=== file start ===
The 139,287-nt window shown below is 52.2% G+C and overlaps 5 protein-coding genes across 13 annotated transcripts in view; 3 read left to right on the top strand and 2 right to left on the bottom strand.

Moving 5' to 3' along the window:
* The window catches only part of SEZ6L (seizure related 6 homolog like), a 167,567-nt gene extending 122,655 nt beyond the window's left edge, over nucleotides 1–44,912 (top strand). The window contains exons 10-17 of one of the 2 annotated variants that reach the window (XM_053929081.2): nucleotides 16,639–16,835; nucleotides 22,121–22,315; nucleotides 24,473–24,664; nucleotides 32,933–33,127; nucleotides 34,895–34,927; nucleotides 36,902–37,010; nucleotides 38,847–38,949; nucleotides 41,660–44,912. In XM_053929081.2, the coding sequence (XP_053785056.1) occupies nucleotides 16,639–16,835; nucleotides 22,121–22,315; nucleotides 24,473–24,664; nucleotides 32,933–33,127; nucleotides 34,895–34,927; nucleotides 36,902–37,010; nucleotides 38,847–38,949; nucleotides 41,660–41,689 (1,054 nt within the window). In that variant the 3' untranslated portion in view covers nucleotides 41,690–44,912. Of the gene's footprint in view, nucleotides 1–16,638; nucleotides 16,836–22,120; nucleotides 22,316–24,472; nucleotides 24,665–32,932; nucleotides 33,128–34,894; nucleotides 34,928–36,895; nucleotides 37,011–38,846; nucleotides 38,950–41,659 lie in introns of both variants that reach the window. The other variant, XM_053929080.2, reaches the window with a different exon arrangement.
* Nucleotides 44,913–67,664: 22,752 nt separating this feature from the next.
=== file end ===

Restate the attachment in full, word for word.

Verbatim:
The 139,287-nt window shown below is 52.2% G+C and overlaps 5 protein-coding genes across 13 annotated transcripts in view; 3 read left to right on the top strand and 2 right to left on the bottom strand.

Moving 5' to 3' along the window:
* The window catches only part of SEZ6L (seizure related 6 homolog like), a 167,567-nt gene extending 122,655 nt beyond the window's left edge, over nucleotides 1–44,912 (top strand). The window contains exons 10-17 of one of the 2 annotated variants that reach the window (XM_053929081.2): nucleotides 16,639–16,835; nucleotides 22,121–22,315; nucleotides 24,473–24,664; nucleotides 32,933–33,127; nucleotides 34,895–34,927; nucleotides 36,902–37,010; nucleotides 38,847–38,949; nucleotides 41,660–44,912. In XM_053929081.2, the coding sequence (XP_053785056.1) occupies nucleotides 16,639–16,835; nucleotides 22,121–22,315; nucleotides 24,473–24,664; nucleotides 32,933–33,127; nucleotides 34,895–34,927; nucleotides 36,902–37,010; nucleotides 38,847–38,949; nucleotides 41,660–41,689 (1,054 nt within the window). In that variant the 3' untranslated portion in view covers nucleotides 41,690–44,912. Of the gene's footprint in view, nucleotides 1–16,638; nucleotides 16,836–22,120; nucleotides 22,316–24,472; nucleotides 24,665–32,932; nucleotides 33,128–34,894; nucleotides 34,928–36,895; nucleotides 37,011–38,846; nucleotides 38,950–41,659 lie in introns of both variants that reach the window. The other variant, XM_053929080.2, reaches the window with a different exon arrangement.
* Nucleotides 44,913–67,664: 22,752 nt separating this feature from the next.